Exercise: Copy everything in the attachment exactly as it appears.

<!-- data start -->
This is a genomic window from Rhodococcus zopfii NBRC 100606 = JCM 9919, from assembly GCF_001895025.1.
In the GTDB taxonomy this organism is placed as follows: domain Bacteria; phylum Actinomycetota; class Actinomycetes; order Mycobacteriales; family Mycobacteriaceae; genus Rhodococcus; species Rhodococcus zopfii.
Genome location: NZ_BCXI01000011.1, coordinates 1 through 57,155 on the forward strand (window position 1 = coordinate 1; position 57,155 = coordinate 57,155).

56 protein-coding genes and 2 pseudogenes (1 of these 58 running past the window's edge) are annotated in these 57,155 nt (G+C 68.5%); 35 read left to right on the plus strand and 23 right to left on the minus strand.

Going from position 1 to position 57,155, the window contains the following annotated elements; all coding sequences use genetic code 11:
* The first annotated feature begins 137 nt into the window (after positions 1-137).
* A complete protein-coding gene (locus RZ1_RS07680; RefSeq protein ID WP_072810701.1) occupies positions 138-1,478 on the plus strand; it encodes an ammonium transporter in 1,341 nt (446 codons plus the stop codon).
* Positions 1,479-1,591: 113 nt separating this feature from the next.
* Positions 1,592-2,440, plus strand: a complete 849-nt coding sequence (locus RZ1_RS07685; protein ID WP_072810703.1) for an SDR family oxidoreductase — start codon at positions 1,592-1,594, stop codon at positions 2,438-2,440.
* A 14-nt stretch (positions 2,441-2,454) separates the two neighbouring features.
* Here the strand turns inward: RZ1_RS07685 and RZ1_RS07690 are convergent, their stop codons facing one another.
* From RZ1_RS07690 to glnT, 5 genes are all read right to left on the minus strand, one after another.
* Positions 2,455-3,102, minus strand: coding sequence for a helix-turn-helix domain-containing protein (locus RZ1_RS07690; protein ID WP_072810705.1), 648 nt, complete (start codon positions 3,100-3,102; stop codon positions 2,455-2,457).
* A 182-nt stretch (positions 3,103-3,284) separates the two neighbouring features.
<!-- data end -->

This is a genomic window from Rhodococcus zopfii NBRC 100606 = JCM 9919, from assembly GCF_001895025.1.
In the GTDB taxonomy this organism is placed as follows: domain Bacteria; phylum Actinomycetota; class Actinomycetes; order Mycobacteriales; family Mycobacteriaceae; genus Rhodococcus; species Rhodococcus zopfii.
Genome location: NZ_BCXI01000011.1, coordinates 1 through 57,155 on the forward strand (window position 1 = coordinate 1; position 57,155 = coordinate 57,155).

56 protein-coding genes and 2 pseudogenes (1 of these 58 running past the window's edge) are annotated in these 57,155 nt (G+C 68.5%); 35 read left to right on the plus strand and 23 right to left on the minus strand.

Going from position 1 to position 57,155, the window contains the following annotated elements; all coding sequences use genetic code 11:
* The first annotated feature begins 137 nt into the window (after positions 1-137).
* A complete protein-coding gene (locus RZ1_RS07680; RefSeq protein ID WP_072810701.1) occupies positions 138-1,478 on the plus strand; it encodes an ammonium transporter in 1,341 nt (446 codons plus the stop codon).
* Positions 1,479-1,591: 113 nt separating this feature from the next.
* Positions 1,592-2,440, plus strand: a complete 849-nt coding sequence (locus RZ1_RS07685; protein ID WP_072810703.1) for an SDR family oxidoreductase — start codon at positions 1,592-1,594, stop codon at positions 2,438-2,440.
* A 14-nt stretch (positions 2,441-2,454) separates the two neighbouring features.
* Here the strand turns inward: RZ1_RS07685 and RZ1_RS07690 are convergent, their stop codons facing one another.
* From RZ1_RS07690 to glnT, 5 genes are all read right to left on the minus strand, one after another.
* Positions 2,455-3,102, minus strand: coding sequence for a helix-turn-helix domain-containing protein (locus RZ1_RS07690; protein ID WP_072810705.1), 648 nt, complete (start codon positions 3,100-3,102; stop codon positions 2,455-2,457).
* A 182-nt stretch (positions 3,103-3,284) separates the two neighbouring features.